For some time, the industry has been an advocate of relief from the high prices, poor service, and lack of competition they claim to see in the railroad industry. Many who use the railroad maintain that partial deregulation, which began with the 1980 Staggers Rail Act and ended with the rail industry no longer subjected to the Sherman Anti-Trust laws, unintentionally resulted in the railroad industry having monopolistic control over thousands of miles of rail routes. Industries, including chemical processing, that rely on these routes to ship their goods are considered captive because they have no option but to use a single railroad and, as a result of the lack of competition, often face high rail rates and poor and unreliable service.

"The chemical industry moves 170 million tons of chemical products each year via the rails and, unfortunately, two-thirds of our facilities are captive rail customers," says Gerard. "This means that only one rail line services a particular plant or area."

According to Borne, this problem is especially apparent in Louisiana. "While the railroad issue a national one, it is particularly difficult here where so many of our plants are captive to one rail line or another and are being forced to pay more for rail service that is often unpredictable."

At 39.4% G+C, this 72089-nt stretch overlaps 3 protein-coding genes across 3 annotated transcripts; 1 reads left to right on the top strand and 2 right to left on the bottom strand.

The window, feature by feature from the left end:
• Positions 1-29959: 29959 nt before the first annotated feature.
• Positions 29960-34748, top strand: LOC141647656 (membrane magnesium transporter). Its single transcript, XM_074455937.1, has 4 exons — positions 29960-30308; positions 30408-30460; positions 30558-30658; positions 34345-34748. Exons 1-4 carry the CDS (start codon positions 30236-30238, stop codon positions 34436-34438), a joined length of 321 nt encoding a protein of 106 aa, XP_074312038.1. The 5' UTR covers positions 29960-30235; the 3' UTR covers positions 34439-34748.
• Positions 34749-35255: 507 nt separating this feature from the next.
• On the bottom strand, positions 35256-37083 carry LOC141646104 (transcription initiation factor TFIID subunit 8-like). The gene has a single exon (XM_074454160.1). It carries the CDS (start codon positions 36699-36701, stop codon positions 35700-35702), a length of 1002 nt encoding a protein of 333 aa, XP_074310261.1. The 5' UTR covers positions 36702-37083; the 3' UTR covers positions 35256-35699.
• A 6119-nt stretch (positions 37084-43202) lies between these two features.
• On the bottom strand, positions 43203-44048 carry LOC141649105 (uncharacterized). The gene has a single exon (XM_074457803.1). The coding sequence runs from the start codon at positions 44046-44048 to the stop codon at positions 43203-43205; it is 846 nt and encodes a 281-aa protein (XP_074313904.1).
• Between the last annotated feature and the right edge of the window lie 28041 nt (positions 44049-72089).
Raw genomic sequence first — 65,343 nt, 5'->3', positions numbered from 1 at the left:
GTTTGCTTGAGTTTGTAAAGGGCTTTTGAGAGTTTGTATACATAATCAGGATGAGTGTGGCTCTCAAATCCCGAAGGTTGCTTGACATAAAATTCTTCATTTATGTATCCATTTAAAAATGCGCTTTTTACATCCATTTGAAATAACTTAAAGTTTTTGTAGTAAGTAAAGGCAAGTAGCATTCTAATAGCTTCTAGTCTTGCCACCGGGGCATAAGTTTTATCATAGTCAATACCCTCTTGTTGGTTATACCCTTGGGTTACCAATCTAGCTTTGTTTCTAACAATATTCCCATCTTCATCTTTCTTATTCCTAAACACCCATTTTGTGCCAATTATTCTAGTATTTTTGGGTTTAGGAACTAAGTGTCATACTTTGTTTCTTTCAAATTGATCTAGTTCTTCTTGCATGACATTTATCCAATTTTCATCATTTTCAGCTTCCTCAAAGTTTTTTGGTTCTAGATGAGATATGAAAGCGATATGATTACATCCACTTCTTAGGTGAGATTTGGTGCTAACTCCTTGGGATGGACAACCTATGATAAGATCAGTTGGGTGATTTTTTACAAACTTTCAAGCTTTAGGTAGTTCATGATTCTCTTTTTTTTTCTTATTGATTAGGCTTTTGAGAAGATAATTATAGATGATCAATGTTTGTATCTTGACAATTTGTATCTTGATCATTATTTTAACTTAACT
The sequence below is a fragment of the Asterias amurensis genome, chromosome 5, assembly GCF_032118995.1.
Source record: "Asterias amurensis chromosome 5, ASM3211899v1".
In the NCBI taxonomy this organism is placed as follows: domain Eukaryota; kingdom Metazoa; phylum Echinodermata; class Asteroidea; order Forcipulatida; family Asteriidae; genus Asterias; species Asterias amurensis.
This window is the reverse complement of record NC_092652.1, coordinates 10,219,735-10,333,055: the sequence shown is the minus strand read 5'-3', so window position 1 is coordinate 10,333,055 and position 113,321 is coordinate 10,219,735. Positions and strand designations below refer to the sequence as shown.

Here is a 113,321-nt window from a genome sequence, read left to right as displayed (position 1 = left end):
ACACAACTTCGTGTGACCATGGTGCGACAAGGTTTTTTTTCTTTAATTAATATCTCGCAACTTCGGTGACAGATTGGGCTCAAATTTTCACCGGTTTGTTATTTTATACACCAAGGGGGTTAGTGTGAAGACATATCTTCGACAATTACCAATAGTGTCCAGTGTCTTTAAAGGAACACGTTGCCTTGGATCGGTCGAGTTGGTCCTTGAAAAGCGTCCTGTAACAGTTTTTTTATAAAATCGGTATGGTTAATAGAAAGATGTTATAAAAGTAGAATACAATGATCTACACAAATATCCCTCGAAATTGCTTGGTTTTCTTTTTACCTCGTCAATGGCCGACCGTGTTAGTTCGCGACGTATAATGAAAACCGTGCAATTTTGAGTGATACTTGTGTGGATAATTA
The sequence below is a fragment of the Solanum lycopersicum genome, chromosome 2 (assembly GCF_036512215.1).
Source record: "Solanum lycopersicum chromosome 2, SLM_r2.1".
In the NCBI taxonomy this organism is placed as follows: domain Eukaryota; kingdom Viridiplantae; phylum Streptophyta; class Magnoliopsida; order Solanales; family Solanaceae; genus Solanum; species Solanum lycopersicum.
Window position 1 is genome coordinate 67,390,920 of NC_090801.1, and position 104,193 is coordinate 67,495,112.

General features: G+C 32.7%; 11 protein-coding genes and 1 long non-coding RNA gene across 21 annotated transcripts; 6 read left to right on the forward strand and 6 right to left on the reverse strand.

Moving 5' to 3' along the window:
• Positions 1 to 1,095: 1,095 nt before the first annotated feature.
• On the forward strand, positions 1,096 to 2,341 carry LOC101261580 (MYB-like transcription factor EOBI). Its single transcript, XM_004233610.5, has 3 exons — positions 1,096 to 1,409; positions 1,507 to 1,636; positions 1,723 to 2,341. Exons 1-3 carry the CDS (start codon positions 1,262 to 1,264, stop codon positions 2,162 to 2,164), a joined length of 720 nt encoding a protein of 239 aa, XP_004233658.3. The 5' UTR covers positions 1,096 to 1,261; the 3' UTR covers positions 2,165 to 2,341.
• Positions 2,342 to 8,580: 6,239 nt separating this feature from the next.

In fact, it was the Louisiana rail issue that bubbled to the top and got Congress interested. "We now have rail reform bills in both the House and the Senate," says Borne. "Louisiana has two members in the Senate and seven in the House, and eight of those nine are co-sponsors of rail reform legislation.

"What they and the chemical industry are working for is bringing competition back to the railroad industry," Borne continues. "This clearly needs to happen because they are currently operating a monopoly that isn't subject to the same anti-trust laws as the rest of us, and it is a major impediment to the expansion of plants in Louisiana as well as other parts of the country."

Beyond this issue, the ACC is also concerned that the rails are over capacity, resulting in even worse service. "We are working with the railroad union and others to make sure we protect the infrastructure. At the same time, the chemical industry is trying to improve railcar design so that together, in a holistic way, we can improve service and have safer transportation at more cost-effective prices," says Gerard.

"It is really important that we have a transportation infrastructure in this country that allows us to move our product in a safe and effective way, and we will continue to work with the rail industry and other coalition industry groups in the coming year to make sure we are getting the most we can for our money."

"The issues affecting the U.S. manufacturing industry, and therefore the chemical processing industry, are all ones that we in the U.S. can control and make this country the venue in which all manufacturers, including chemical processors, can profit," says Borne. "The problem is that while we can control them, the government seems not to. So, it is up to us in the industry to rally for what we need to operate our plants in the most cost-efficient way possible and so that we may succeed."

Joy LePree is a contributing writer for CHEM.INFO. She has worked as a journalist for 14 years, covering a variety of issues and trends involving chemicals, processing, engineering, and maintenance. To share your comments about the content of this article, send an e-mail to Lisa Arrigo, editor-in-chief, at [email protected].